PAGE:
When jazz musicians perform and record “tributes” to the music of another renowned artist, the result is usually prosaic. The player paying “homage” usually performs to the standards the honoree is famous for delivering.  However, when Afro-Cuban pianist Omar Sosa received a commission to take the music of the Miles Davis classic, Kind of Blue and re-arrange it, he deliberately chose the easy route. He  decided to deconstruct the original charts, and create an entirely new canvas of sound, rhythm and color.  The music that resulted was recorded in the groundbreaking Eggun, which means ‘ancestors” in Yoruba. Even though Sosa did not recreate the classic recording note-for-note, the music and themes of the music itself were interwoven throughout Sosa’s work.

Sosa brought a multi-kulti ensemble to play at the Detroit Institute of Arts (DIA), which included players from Germany, Cuba, and Mozambique. In addition, they performed almost every cut on Eggun.  They also played the tunes in order, starting with the hauntingly powerful “Alejet,” which was a mash-up of “All Blues” and a Yoruba invocation to the orisha. (deities). The bassist, Childo Thomas, did the singing, which paid homage to Elegua, Obatala, and other spirits of the Yoruba pantheon. Trumpeter Joo Kraus added enough coloring to evoke Davis from “Blue In Green.” As a matter of fact, Kraus channeled Davis so much that it was easy to imagine what he might be playing if he were creating an Afro-Cuban motif. It was evident, however, the music was entirely Sosa’s. This is especially true when he performed in a more traditional vein on the crowd-pleasing “Rumba Connection.” Sosa even got the audience involved. He and his crew were clapping out clave, while he was dancing at the keyboard.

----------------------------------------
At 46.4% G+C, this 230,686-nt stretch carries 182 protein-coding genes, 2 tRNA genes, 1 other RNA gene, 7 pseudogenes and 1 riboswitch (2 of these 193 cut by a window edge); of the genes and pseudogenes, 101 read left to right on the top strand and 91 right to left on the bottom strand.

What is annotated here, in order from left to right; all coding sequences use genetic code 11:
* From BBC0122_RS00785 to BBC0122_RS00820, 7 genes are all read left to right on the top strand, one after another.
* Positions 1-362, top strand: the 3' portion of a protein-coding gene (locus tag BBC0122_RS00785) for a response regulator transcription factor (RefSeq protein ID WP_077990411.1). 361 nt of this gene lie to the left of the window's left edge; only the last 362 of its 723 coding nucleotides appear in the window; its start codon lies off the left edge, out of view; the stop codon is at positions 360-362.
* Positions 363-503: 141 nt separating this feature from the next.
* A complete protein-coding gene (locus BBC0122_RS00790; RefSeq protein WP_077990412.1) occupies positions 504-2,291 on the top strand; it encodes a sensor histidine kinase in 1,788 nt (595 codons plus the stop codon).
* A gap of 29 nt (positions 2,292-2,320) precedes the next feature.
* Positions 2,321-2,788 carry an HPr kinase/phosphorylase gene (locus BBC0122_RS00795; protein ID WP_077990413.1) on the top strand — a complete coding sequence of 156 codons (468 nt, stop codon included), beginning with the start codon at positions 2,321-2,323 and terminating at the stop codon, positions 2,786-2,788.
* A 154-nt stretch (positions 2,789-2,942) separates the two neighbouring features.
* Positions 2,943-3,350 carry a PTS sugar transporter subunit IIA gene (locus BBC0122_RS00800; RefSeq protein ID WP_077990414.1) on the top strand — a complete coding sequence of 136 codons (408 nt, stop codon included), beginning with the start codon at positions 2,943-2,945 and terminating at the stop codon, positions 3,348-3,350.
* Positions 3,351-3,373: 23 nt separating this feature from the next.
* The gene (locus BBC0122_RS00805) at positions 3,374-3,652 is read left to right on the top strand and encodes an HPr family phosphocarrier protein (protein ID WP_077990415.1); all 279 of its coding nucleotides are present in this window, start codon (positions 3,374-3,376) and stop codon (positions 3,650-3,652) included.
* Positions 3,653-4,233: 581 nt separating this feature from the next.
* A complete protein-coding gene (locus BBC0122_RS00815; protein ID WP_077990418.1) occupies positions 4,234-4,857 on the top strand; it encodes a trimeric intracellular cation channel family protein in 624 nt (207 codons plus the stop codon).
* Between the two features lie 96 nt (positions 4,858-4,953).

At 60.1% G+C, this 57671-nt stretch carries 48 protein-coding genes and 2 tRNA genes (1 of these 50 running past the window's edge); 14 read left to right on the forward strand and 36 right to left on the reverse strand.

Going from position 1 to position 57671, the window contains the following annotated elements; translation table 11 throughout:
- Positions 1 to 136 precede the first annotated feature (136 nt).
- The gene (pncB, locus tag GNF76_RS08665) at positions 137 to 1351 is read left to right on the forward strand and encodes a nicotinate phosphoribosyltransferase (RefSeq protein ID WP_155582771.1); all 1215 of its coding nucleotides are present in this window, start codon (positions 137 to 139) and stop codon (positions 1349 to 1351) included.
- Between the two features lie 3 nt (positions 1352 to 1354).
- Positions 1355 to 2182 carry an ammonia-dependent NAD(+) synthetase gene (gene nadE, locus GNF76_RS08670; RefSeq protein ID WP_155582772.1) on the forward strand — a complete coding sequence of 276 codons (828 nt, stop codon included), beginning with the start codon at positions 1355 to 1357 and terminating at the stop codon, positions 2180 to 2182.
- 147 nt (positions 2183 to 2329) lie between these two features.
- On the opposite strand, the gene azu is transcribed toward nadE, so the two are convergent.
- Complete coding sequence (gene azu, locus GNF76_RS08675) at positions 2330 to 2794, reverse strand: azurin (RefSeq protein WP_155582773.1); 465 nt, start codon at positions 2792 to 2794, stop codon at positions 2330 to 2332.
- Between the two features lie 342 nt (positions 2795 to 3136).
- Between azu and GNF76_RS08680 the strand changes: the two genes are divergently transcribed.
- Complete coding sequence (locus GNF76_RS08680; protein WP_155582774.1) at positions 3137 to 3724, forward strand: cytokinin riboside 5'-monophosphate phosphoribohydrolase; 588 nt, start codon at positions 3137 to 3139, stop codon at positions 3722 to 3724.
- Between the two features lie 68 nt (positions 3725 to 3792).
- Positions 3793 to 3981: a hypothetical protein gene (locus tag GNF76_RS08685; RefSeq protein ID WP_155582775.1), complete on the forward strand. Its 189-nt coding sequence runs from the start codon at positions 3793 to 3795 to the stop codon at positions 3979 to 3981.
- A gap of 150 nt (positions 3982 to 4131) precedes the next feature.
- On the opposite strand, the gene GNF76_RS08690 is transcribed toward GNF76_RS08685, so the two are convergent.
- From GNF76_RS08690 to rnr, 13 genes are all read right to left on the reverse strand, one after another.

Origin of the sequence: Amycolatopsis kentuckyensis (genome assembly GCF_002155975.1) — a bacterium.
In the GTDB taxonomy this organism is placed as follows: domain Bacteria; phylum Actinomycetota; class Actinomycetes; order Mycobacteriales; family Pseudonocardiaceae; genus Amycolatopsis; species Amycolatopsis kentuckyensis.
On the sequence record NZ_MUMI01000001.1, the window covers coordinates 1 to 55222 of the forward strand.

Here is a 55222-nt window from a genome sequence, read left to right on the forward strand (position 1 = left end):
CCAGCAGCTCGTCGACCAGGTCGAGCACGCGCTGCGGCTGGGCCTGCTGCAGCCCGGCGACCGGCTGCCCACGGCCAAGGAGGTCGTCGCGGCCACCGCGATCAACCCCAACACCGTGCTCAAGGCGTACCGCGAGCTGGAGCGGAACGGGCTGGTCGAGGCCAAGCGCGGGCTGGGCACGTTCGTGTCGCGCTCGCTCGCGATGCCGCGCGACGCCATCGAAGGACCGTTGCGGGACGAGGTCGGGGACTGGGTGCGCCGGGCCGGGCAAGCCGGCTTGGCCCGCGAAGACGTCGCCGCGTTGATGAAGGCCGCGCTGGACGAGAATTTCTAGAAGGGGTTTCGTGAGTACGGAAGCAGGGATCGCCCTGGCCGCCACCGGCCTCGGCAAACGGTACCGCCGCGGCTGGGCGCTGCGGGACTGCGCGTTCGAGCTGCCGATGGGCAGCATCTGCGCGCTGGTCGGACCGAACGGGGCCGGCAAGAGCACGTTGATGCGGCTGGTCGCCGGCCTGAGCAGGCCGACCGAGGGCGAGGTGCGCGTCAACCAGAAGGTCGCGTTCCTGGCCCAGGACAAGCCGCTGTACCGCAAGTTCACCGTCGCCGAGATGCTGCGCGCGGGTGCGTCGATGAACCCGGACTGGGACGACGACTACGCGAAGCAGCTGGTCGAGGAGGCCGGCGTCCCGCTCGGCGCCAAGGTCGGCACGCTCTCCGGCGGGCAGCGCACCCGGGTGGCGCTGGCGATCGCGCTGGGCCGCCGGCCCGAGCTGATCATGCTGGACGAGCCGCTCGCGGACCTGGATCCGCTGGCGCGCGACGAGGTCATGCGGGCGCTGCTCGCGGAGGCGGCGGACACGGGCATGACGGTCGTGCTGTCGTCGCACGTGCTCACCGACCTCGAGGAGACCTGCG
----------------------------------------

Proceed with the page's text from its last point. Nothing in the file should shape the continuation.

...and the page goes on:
The next pieces were much closer to Davis’s original music. “Alternativo Sketches” was a direct evocation of “Flamenco Sketches.” You could hear the references throughout the performance. Another standout piece was “All So Freddie.”  Even though it evoked both “So-What,” and “Freddie Freeloader,” the Afro-inflected bass and keyboard work suggested that this was how “Freddie” would have sounded if he were hanging out in Lagos instead of New York.  Sosa’s brooding melodicism on this music did bring to mind the work of Bill Evans on the original.

Even though Sosa’s music placed an emphasis on the interplay between the keyboard voicings, the rhythm section and Kraus’ trumpet work, it would be amiss not to mention the work done by the reed section. Tenorman Peter Apfelbaum, is an accomplished veteran with roots in the avant-garde scene, but with the versatility and  grounding in world music that cross between genres.  The sleeper that night was Sosa’s fellow countryman Leandro Saint-Hill who is an accomplished utility man on alto sax and clarinet.

After years of drawing praise and acclaim from fellow musicians and critics, Omar Sosa was recognized as one of the most talented players to land on the scene from Cuba. His equally thorough grounding in both the Afro-Cuban and modern jazz, is distinguished by his unique ability to transcend both genres while creating new music based on them. It is too early to conclude that “Eggun” will be Sosa’s magnum opus, and is now his stand-out work.

Words by Steve Bryant

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